Linux Core SPI User's Guide

From Texas Instruments Wiki
Jump to: navigation, search


  • Serial interface
  • Synchronous
  • Master-slave configuration (driver supports only master mode)
  • Data Exchange - DMA/PIO

SOC Specific Information

SoC Family Driver
AM335x McSPI
AM437x McSPI
66AK2Lx Davinci
66AK2Hx Davinci
66AK2E Davinci

Features Not Supported

Below contains a list of features not supported by the Linux driver.
Note this isn't meant to be an exhaustive list and only takes into account features the SPI peripheral in the SoC is capable of but is currently not supported in the Linux driver.

SoCs using McSPI driver

SPI slave mode isn't supported

SoCs using Davinci Driver

SPI slave mode isn't supported

Kernel Configuration

The specific peripheral driver to enable depends on the SoC being used.

Enabling McSPI Driver

Device Drivers  --->
   [*] SPI support
      [*] McSPI driver for OMAP

Enabling DaVinci Driver

Device Drivers  --->
   [*] SPI support
      [*] Texas Instruments DaVinci/DA8x/OMAP-L/AM1x SoC SPI controller 

SPI Driver Usecases

There are numerous drivers that can be used to interact with a variety of hardware. From SPI based RTC to SPI based GPIO expander. A list of drivers along with their documentation can be found within the kernel sources. The below section attempts to provide information on SPI based chips that are located on TI's evms.

Flash Storage

Boards with SPI Flash

EVM Part # Flash Size
AM335x ICE EVM W25Q64 8 MB
K2E EVM N25Q128A11ESF40F 16 MB
K2HK EVM N25Q128A11ESF40F 16 MB
K2L EVM N25Q128A11ESF40F 16 MB

Kernel Configuration

Device Drivers  --->
   <*> Memory Technology Device (MTD) support  ---> 
       Self-contained MTD device drivers  ---> 
         <*> Support most SPI Flash chips (AT26DF, M25P, W25X, ...)

Reading/Writing to Flash

Determine SPI NOR Partition MTD Identifier

Within the kernel figuring out the mtd device number that is for a particular SPI NOR partition is simple. A user simply needs to view the list of mtd devices along with its name. Below command will provide this information:

cat /proc/mtd

An example of this output performed on the AM571x IDK EVM can be seen below.

dev:    size   erasesize  name
mtd0: 00040000 00010000 "QSPI.SPL"
mtd1: 00100000 00010000 "QSPI.u-boot"
mtd2: 00080000 00010000 "QSPI.u-boot-spl-os"
mtd3: 00010000 00010000 "QSPI.u-boot-env"
mtd4: 00010000 00010000 "QSPI.u-boot-env.backup1"
mtd5: 00800000 00010000 "QSPI.kernel"
mtd6: 01620000 00010000 "QSPI.file-system"

Note the names of these partitions, their sizes (in hex) and offsets (in hex) are determined within the specific board's device tree file.

Erasing a NOR partition can be performed by using the below command:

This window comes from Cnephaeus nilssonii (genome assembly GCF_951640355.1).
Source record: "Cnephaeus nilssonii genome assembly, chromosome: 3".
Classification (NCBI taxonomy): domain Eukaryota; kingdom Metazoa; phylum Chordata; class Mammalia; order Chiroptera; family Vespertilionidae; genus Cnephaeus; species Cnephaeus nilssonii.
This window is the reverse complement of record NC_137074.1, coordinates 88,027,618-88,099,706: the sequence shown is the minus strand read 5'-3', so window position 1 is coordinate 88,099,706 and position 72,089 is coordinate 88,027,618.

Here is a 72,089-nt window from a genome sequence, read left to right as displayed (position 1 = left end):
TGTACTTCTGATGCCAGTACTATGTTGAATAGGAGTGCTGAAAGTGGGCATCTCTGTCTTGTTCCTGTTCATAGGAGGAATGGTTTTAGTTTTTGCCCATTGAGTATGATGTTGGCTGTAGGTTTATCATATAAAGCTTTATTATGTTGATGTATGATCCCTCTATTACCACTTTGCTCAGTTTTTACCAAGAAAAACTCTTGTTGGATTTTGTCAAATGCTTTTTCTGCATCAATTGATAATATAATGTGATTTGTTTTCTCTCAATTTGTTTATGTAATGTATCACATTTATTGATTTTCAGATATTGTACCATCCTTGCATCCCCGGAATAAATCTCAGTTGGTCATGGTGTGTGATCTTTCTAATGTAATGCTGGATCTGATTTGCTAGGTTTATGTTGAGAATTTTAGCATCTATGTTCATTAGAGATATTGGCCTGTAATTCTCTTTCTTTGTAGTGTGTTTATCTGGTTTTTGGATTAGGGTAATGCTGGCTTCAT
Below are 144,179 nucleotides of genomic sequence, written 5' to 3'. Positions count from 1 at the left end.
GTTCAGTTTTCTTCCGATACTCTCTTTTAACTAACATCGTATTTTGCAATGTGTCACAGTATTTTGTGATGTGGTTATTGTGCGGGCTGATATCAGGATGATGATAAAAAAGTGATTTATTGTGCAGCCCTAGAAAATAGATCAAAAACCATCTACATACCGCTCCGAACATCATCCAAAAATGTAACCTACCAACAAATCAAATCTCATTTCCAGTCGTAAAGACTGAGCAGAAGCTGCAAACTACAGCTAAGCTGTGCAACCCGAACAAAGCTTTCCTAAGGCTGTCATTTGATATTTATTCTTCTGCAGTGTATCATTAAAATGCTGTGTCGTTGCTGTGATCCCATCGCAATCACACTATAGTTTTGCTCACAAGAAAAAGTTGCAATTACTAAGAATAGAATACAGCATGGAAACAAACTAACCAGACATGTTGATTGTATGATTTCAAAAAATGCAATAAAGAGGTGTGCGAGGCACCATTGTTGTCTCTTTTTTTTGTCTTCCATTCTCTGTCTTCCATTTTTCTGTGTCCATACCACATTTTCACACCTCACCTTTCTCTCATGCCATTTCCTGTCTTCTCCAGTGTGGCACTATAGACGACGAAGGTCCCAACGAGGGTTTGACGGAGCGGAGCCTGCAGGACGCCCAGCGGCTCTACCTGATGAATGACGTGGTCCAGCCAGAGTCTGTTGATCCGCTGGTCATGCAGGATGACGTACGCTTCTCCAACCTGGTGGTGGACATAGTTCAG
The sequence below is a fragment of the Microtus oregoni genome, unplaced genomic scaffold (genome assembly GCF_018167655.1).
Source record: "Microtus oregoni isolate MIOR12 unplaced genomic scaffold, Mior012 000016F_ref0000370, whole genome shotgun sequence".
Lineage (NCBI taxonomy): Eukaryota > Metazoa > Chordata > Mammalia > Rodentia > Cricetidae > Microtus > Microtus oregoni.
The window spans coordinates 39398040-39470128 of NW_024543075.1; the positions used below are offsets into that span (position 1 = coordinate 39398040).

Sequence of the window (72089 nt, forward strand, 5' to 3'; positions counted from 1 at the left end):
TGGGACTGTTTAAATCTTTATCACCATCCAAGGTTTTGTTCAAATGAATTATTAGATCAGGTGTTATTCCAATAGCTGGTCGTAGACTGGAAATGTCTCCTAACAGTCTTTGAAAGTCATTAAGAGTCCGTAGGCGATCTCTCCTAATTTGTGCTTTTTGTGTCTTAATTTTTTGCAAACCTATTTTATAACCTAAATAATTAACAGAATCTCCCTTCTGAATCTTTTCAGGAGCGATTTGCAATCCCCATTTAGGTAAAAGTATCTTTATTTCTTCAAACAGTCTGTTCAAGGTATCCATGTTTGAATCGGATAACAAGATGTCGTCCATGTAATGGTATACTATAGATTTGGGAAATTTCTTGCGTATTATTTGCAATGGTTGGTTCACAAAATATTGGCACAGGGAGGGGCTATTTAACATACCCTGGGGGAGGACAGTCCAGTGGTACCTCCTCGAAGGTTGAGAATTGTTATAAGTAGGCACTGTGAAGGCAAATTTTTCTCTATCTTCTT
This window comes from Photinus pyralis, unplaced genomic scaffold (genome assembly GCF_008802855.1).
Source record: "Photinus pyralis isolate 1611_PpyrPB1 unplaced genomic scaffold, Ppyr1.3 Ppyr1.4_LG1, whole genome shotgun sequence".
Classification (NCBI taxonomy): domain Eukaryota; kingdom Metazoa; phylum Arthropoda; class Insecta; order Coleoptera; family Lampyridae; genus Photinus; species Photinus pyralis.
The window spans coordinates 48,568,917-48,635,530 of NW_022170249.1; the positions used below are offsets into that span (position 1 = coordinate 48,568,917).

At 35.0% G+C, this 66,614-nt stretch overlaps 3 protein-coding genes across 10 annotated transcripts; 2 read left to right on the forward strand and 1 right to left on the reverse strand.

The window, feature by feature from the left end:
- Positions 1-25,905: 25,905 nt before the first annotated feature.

flash_erase /dev/mtdX 0 0

Where X is the partition number.

Use the MTD interface provided for SPI flash on the EVM to validate the SPI driver interface.
The below step copies 8KiB from /dev/mtd2 partition (u-boot env) to /dev/mtd4 partition and reads
the 8KiB image from /dev/mtd4 to a file and checks the md5sum. The md5sum of test.img and test1.img should be same.

cd /tmp
dd if=/dev/mtd2 of=test.img bs=8k count=1
md5sum test.img
flash_eraseall /dev/mtd4
dd if=test.img of=/dev/mtd4 bs=8k count=1
dd if=/dev/mtd4 of=test1.img bs=8k count=1
md5sum test1.img

Linux Userspace Interface

In situations where a premade SPI driver doesn't exist or a user wants a simple means to send and receive SPI messages the spidev driver can be used. Spidev provides a user space accessible means to communicate with the SPI interface. Latest documentation regarding spidev driver can be found here.

Spidev allows users to interact with the spi interface in a variety of programming languages that can communicate with kernel ioctls.

Kernel Configuration

Device Drivers  --->
   [*] SPI support
      <*> User mode SPI device driver support

Device Tree

Below is an example of the device tree settings a user would use to enable the spidev driver. Like most drivers for a peripheral, the spidev driver is listed as a subnode of the main SPI peripheral driver.

&spi1 {
        status = "okay";
        pinctrl-names = "default";
        pinctrl-0 = <&spi1_pins_s0>;
        spidev@1 {
                spi-max-frequency = <24000000>;
                reg = <0>;
                compatible = "rohm,dh2228fv";
  • Note that reg property for SPI subnodes are usually used to indicate the chip select to use when communicating with a particular driver.

Test Application

In the kernel sources, ./tools/spi/spidev_test.c is a test application within the kernel that can be cross compiled to show a C application interacting with the SPI peripheral.